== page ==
Ellis Act

Passed in 1986 by the California state legislature in response to the California Supreme Court’s ruling in Nash v. City of Santa Monica, 37 Cal. 3d 97 (1984), The Ellis Act is a California state law that permits property owners to evict tenants if the property owner’s intent is to "go out of the rental business." That is, the property owner takes the necessary steps to take the rental property off the rental market.

Some important aspects of the Ellis Act include:

Ellis Act Abuse – There is significant concern from many corners that the Ellis Act is abused by real estate developers who simply purchase a multi-unit rental property, invoke the Ellis Act to evict the tenants, and then convert the units to TIC’s (tenancies in common) in which case they can then be sold for a substantial profit on the open market.

Ellis Act Landlord Restrictions – First, landlords must evict all tenants in a given building. They can not just evict one tenant or invoke the Ellis Act for just one unit. Ellis affects the whole building or nothing, all tenants or none. There is no such thing as a partial Ellis eviction. The landlord must then take the property off the rental market. Landlords must keep a property off the market for at least two years from the date of withdrawal or be subject to possible legal damages. Once a landlord invokes the Ellis Act as cause for evicting a tenant the landlord can not re-rent the unit, except for the same rent price paid by the evicted tenant, for a period of five years following the Ellis eviction.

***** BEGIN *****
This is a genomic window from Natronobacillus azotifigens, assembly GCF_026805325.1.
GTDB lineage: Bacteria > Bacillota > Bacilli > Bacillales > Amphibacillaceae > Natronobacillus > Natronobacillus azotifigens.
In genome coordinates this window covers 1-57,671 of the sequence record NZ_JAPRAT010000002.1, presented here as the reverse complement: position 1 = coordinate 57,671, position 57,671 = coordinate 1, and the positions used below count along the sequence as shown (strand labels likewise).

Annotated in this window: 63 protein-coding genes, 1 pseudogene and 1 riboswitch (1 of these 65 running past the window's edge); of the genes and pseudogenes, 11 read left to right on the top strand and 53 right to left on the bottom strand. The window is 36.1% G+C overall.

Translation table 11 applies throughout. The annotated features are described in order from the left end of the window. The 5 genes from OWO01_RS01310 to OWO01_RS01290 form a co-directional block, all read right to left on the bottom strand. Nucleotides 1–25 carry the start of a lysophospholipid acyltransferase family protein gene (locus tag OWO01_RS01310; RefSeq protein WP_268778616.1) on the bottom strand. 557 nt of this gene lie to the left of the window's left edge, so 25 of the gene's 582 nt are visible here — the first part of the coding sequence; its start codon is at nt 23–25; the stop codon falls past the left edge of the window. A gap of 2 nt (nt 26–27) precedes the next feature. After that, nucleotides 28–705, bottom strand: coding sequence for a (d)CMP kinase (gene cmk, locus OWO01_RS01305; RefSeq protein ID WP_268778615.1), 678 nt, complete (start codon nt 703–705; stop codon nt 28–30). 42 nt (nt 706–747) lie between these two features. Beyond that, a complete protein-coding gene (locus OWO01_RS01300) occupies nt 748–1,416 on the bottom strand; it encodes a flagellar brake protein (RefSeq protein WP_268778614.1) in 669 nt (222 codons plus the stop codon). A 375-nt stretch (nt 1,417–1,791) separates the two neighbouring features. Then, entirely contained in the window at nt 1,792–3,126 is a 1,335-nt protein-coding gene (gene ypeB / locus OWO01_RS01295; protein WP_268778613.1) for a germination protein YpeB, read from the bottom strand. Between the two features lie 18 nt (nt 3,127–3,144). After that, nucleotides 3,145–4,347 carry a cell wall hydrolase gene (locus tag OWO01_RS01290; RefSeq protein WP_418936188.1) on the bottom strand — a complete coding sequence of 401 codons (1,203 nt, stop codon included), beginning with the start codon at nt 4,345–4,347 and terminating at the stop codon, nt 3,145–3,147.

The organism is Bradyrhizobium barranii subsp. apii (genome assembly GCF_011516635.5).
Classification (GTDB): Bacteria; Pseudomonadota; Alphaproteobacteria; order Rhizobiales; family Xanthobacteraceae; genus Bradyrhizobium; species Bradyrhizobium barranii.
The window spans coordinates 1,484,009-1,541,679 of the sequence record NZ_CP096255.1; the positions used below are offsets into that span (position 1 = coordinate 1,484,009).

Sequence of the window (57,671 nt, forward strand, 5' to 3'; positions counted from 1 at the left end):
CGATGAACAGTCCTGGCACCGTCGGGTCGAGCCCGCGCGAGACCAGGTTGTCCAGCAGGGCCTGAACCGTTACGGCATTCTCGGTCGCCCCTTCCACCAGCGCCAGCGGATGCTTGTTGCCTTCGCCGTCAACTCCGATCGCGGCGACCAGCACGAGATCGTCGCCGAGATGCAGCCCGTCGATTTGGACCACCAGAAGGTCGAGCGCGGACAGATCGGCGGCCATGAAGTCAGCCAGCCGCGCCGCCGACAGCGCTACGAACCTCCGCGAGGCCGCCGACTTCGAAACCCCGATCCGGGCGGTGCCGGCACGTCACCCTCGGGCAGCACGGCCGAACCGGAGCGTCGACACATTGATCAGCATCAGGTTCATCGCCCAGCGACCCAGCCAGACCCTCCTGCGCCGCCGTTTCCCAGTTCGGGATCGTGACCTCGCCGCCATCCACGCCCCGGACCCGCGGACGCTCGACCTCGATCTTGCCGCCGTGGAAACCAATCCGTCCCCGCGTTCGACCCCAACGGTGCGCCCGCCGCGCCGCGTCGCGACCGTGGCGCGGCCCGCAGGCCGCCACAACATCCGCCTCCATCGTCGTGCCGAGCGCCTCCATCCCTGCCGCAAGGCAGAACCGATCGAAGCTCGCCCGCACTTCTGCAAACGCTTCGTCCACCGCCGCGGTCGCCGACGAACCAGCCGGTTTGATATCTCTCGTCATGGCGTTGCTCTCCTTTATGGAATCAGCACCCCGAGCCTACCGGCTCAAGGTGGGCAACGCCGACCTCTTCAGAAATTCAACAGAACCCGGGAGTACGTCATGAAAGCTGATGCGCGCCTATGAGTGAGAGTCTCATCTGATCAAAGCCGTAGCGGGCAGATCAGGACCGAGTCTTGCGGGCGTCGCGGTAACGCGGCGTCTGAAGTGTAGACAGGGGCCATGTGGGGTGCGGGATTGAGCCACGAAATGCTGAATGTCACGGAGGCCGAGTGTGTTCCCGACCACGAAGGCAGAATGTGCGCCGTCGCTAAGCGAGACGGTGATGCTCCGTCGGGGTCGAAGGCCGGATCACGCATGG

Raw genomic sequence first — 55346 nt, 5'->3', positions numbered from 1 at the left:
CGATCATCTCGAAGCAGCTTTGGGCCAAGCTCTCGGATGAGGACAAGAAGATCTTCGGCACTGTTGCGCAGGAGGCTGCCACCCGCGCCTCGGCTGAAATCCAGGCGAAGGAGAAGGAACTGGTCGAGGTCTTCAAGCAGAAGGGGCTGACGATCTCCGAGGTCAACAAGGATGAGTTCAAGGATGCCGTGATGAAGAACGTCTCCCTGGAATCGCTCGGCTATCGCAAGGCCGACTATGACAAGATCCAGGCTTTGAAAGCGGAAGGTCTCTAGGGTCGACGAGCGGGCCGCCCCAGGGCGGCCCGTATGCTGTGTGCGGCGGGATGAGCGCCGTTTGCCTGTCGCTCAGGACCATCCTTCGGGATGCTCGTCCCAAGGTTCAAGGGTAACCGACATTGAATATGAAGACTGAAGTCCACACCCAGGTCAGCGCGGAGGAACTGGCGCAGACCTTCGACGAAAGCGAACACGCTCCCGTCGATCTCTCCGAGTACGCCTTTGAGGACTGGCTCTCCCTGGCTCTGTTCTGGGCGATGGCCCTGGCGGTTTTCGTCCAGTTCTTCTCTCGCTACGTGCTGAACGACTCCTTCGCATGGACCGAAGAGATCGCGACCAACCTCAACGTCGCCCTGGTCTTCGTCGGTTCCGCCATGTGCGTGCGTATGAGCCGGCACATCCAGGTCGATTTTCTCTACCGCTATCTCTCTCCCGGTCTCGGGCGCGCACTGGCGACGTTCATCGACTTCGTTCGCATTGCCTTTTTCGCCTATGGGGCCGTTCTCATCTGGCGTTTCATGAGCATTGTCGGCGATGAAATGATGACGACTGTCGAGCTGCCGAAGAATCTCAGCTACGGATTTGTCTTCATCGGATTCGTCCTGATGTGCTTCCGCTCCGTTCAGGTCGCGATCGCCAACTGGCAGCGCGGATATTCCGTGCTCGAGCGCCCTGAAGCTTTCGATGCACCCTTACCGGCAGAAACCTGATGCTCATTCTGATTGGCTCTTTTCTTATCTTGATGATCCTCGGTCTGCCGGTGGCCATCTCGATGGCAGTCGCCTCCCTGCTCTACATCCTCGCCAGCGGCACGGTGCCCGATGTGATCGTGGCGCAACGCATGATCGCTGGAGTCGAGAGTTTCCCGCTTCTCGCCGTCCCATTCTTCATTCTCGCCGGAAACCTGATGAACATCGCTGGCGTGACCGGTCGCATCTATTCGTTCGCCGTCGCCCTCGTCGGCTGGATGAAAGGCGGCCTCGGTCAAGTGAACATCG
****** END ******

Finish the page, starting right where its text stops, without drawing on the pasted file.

What does “Withdrawal from the market” mean? The landlord files a Notice of Intent To Withdraw Units From The Rental Market with the San Francisco Rent Board. A property is considered “withdrawn" 120 days after the landlord files this notice. During this 120 day period, the withdrawal remains an "intent" which means the landlord retains the option to change their mind. After 120 days, the intent becomes an act as the property is filed as “withdrawn” with the County Recorder. At this point the property is considered to be "Ellised".